1) I'm visiting http://www.liferay.com/web/guest/downloads and there's a nice "Recommended Download" link entitled "Liferay Enterprise Portal 4.3.0 (Bundled with Tomcat 6.0)". I like recommended download links, especially considering the schizophrenic list of alternative downloads you typically offer me.

It's a zip file, praise Blod (the um, God of Blogs). There are some quick installation instructions underneath the link:

"Quick installation instructions: Install Java Runtime, Unzip, Run startup.bat or startup.sh. Read "Liferay Portal 4 - Installation Guide" for instructions on how to change to a production-ready database instead of HSQLDB."

Sounds easy!

2) Checking the system for Java runtime -- check. Actually: check, check, check, check. I have four Javas, three versions of version 5, and one version of version 6. Whatever. Your Java makes me confused.

3) Download complete. Unzipping.

Ok, what I've got here is a bunch of files and folders. There's a RUNNING.txt file with instructions for installing and running Tomcat. Do I need to follow these instructions? Hmm, according to the LICENSE document, this IS Tomcat. Alright, so my guess is that you basically just installed your software on/in Tomcat and zipped it all up. I guess we can work with that.

4) Running startup.bat. Which is in "bin/". (would it have been so hard to note that even though we all know that bin is short for binary, a convenience that saves us a mere 30 seconds assuming we can only type one word per minute?).

*Blip* Ah, the black blip of a batch file that terminates without pausing. Fine. Shell it is.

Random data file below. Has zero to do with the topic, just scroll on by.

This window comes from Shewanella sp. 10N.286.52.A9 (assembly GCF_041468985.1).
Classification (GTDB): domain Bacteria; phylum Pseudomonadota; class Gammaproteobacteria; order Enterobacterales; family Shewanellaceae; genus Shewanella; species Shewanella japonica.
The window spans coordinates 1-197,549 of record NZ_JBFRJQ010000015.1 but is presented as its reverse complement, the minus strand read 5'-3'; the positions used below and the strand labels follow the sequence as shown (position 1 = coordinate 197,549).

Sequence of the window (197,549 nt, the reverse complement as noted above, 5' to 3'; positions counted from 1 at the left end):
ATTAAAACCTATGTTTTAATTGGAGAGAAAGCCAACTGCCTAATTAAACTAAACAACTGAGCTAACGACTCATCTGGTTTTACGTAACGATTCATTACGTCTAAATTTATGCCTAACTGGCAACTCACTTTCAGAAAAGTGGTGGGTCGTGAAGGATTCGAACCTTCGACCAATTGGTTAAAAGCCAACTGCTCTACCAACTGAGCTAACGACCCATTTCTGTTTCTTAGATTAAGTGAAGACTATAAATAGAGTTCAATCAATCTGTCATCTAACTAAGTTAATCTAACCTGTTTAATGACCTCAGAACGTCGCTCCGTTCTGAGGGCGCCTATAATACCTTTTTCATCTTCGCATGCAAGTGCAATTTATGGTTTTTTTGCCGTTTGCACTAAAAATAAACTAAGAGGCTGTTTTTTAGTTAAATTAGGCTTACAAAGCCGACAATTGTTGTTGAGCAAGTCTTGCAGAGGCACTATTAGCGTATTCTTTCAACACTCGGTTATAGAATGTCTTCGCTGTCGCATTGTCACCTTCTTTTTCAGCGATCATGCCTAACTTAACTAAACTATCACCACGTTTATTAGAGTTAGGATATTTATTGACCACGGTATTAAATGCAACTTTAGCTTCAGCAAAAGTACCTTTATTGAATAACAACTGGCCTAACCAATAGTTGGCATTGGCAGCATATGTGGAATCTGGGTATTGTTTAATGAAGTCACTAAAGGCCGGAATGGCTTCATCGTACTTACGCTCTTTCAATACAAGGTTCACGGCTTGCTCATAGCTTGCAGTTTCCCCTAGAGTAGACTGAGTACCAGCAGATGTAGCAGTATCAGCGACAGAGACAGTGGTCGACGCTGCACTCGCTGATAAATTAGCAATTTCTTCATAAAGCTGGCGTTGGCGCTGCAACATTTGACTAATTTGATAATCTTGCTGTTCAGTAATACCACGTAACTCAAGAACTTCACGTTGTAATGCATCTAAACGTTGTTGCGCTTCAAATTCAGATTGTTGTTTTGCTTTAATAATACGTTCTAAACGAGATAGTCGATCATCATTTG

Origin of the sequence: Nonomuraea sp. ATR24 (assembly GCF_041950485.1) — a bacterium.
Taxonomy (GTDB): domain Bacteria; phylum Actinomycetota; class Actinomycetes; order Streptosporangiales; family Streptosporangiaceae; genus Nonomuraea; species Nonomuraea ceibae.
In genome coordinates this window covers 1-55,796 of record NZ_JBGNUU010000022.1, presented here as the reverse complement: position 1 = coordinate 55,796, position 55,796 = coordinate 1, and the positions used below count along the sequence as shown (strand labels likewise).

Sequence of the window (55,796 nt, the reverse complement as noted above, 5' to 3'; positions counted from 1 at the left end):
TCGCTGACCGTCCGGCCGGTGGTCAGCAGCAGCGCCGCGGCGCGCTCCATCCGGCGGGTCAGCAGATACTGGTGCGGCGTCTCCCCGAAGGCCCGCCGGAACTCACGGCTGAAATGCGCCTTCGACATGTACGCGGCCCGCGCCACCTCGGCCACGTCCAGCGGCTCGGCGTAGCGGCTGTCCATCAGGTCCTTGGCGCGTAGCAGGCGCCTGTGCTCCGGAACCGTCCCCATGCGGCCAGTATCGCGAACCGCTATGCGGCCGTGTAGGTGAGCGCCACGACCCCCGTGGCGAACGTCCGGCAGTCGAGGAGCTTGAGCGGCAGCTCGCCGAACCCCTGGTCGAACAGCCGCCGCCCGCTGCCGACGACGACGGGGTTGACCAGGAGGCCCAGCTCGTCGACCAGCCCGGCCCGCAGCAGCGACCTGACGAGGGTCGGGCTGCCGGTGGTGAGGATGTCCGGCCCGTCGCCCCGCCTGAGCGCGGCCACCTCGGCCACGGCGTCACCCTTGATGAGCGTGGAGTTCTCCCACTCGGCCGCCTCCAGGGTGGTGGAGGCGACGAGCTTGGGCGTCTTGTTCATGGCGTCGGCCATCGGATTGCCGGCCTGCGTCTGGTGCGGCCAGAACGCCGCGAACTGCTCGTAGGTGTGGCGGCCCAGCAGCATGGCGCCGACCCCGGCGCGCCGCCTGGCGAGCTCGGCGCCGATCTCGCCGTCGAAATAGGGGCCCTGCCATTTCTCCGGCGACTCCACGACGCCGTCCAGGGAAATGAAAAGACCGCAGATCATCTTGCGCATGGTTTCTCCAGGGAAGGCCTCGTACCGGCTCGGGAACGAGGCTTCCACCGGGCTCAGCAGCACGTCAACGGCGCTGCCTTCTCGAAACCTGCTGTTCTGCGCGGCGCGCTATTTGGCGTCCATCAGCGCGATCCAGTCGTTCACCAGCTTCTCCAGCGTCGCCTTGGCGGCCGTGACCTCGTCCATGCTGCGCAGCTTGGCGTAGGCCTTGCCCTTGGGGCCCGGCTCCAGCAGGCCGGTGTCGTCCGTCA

"Neither the JAVA_HOME nor the JRE_HOME environment variable is defined. At least one of these environment variable is needed to run this program."

I hate your Java.

5) Reading Quick Installation guide for Liferay. Step 1 says that I need to download and install JavaSE 5.0 and define the JAVA_HOME environment variable.

Have I mentioned that I hate your Java? So I have to actually download and install the JDK because all I've got on this machine is four versions of the JRE. I'm about to have five versions of the JRE because it's included in the JDK. I'm not sure what "Java SE" means, and there's also a "Java EE". What's wrong with you?

On the Java SE Downloads page there's a picture of a girl sitting in a tree while using a laptop. You should take that down because it fills me with rage. There are also about sixty five downloads to choose from. The first download is "JDK 6 Update 2". Is that an update for JDK 6, or JDK with an update? Why would I want an un-updated JDK? The second link is "JDK Update 1 with Java EE SDK Update 3 Preview 2". You bastard.

And wait, aren't I supposed to be downloading J2SE (another acronym!) version 5? Damnit. Ok, thanks to Google I've located the page to download JDK 5, and that same chick is still sitting in a tree.

Ok, the first link is "JDK 5.0 Update 12 with NetBeans IDE 5.5.1". That sounds good, I'll try it. Ok, the download button took me to a page with four thousand, seven hundred and eighty six links. I see another download button; I'm going for it.